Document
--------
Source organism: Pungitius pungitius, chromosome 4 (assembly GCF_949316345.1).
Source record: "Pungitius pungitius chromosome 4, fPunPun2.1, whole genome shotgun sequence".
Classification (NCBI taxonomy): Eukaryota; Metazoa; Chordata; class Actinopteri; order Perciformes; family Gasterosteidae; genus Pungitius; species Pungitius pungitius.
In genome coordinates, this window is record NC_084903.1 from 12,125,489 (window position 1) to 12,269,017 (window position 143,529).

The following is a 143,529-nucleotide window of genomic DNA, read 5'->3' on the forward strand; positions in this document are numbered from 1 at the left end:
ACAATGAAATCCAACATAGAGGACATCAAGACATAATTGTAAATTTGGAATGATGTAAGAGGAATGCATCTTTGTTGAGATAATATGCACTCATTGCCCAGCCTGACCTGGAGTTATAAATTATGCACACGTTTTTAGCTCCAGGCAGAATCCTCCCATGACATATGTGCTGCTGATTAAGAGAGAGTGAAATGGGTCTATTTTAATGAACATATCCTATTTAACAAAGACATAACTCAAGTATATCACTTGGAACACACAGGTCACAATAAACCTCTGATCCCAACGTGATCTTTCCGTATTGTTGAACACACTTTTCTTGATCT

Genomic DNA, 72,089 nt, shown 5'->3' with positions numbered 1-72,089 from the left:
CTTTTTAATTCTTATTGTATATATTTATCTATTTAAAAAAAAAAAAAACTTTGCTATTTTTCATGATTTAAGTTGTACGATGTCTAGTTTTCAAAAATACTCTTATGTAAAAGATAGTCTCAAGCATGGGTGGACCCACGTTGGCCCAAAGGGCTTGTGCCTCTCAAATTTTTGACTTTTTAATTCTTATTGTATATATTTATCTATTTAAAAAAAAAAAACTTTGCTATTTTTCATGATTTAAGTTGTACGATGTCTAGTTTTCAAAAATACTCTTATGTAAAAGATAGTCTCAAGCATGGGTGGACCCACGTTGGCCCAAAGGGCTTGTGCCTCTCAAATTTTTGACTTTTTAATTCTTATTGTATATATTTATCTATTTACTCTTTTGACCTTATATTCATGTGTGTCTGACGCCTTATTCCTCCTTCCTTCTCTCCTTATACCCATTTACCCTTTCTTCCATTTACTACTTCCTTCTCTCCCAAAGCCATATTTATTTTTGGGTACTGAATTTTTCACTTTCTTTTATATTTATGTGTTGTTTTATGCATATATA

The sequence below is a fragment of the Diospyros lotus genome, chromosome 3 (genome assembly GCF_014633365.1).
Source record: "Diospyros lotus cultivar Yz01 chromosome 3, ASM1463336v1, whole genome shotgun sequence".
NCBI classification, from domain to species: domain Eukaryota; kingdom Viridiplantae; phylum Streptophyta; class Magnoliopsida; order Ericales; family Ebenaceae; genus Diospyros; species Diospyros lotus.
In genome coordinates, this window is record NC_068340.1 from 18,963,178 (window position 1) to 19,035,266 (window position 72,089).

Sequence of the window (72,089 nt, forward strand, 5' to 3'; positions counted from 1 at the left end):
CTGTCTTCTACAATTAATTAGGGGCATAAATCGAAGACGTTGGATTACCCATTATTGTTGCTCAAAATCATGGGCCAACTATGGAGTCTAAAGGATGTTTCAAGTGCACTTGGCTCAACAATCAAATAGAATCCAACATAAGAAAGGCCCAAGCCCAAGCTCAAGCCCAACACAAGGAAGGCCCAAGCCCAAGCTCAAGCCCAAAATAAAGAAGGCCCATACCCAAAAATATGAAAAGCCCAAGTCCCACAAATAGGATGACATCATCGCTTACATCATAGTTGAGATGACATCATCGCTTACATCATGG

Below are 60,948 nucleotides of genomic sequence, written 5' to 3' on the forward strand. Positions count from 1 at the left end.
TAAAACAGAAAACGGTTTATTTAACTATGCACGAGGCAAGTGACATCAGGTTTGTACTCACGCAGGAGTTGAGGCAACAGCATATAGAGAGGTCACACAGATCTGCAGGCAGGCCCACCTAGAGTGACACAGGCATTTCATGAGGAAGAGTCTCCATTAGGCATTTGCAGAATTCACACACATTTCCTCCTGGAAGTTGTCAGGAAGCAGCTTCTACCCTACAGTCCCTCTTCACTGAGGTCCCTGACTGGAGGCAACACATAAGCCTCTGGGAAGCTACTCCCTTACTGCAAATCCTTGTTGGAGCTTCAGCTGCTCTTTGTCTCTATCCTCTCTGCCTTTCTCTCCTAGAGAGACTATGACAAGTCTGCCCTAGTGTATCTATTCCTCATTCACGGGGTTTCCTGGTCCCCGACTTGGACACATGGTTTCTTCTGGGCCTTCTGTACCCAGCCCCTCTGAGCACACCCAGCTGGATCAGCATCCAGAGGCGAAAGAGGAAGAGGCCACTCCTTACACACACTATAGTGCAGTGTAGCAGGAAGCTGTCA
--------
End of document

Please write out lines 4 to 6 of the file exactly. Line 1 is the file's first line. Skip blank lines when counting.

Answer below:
In genome coordinates, this window is record NC_084903.1 from 12,125,489 (window position 1) to 12,269,017 (window position 143,529).

The following is a 143,529-nucleotide window of genomic DNA, read 5'->3' on the forward strand; positions in this document are numbered from 1 at the left end:
ACAATGAAATCCAACATAGAGGACATCAAGACATAATTGTAAATTTGGAATGATGTAAGAGGAATGCATCTTTGTTGAGATAATATGCACTCATTGCCCAGCCTGACCTGGAGTTATAAATTATGCACACGTTTTTAGCTCCAGGCAGAATCCTCCCATGACATATGTGCTGCTGATTAAGAGAGAGTGAAATGGGTCTATTTTAATGAACATATCCTATTTAACAAAGACATAACTCAAGTATATCACTTGGAACACACAGGTCACAATAAACCTCTGATCCCAACGTGATCTTTCCGTATTGTTGAACACACTTTTCTTGATCT